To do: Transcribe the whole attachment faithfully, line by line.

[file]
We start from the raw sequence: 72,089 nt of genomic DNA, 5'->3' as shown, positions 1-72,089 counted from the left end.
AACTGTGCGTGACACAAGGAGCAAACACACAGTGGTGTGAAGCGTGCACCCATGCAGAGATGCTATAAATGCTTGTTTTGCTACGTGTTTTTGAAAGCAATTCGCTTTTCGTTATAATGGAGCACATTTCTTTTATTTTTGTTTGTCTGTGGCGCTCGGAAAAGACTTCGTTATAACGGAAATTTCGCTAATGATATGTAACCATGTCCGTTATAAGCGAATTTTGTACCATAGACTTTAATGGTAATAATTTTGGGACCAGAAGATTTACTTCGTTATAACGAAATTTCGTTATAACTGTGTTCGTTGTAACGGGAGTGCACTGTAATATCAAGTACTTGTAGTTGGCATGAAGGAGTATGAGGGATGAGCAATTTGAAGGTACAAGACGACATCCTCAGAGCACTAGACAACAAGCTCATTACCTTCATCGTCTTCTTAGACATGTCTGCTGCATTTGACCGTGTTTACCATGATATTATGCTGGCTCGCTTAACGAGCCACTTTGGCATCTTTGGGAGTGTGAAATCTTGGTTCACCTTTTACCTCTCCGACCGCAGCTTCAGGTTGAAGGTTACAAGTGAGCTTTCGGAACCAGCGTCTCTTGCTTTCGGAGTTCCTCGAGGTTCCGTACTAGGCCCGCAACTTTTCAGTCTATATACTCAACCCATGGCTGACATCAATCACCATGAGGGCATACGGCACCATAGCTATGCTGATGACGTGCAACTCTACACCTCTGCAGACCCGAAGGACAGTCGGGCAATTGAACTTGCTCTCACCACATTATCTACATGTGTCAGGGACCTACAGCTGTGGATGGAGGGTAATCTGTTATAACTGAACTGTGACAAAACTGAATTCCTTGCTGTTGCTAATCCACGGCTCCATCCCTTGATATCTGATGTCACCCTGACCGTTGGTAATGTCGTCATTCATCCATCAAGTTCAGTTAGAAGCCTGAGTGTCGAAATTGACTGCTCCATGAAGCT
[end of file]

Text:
We start from the raw sequence: 72,089 nt of genomic DNA, 5'->3' as shown, positions 1-72,089 counted from the left end.
AACTGTGCGTGACACAAGGAGCAAACACACAGTGGTGTGAAGCGTGCACCCATGCAGAGATGCTATAAATGCTTGTTTTGCTACGTGTTTTTGAAAGCAATTCGCTTTTCGTTATAATGGAGCACATTTCTTTTATTTTTGTTTGTCTGTGGCGCTCGGAAAAGACTTCGTTATAACGGAAATTTCGCTAATGATATGTAACCATGTCCGTTATAAGCGAATTTTGTACCATAGACTTTAATGGTAATAATTTTGGGACCAGAAGATTTACTTCGTTATAACGAAATTTCGTTATAACTGTGTTCGTTGTAACGGGAGTGCACTGTAATATCAAGTACTTGTAGTTGGCATGAAGGAGTATGAGGGATGAGCAATTTGAAGGTACAAGACGACATCCTCAGAGCACTAGACAACAAGCTCATTACCTTCATCGTCTTCTTAGACATGTCTGCTGCATTTGACCGTGTTTACCATGATATTATGCTGGCTCGCTTAACGAGCCACTTTGGCATCTTTGGGAGTGTGAAATCTTGGTTCACCTTTTACCTCTCCGACCGCAGCTTCAGGTTGAAGGTTACAAGTGAGCTTTCGGAACCAGCGTCTCTTGCTTTCGGAGTTCCTCGAGGTTCCGTACTAGGCCCGCAACTTTTCAGTCTATATACTCAACCCATGGCTGACATCAATCACCATGAGGGCATACGGCACCATAGCTATGCTGATGACGTGCAACTCTACACCTCTGCAGACCCGAAGGACAGTCGGGCAATTGAACTTGCTCTCACCACATTATCTACATGTGTCAGGGACCTACAGCTGTGGATGGAGGGTAATCTGTTATAACTGAACTGTGACAAAACTGAATTCCTTGCTGTTGCTAATCCACGGCTCCATCCCTTGATATCTGATGTCACCCTGACCGTTGGTAATGTCGTCATTCATCCATCAAGTTCAGTTAGAAGCCTGAGTGTCGAAATTGACTGCTCCATGAAGCT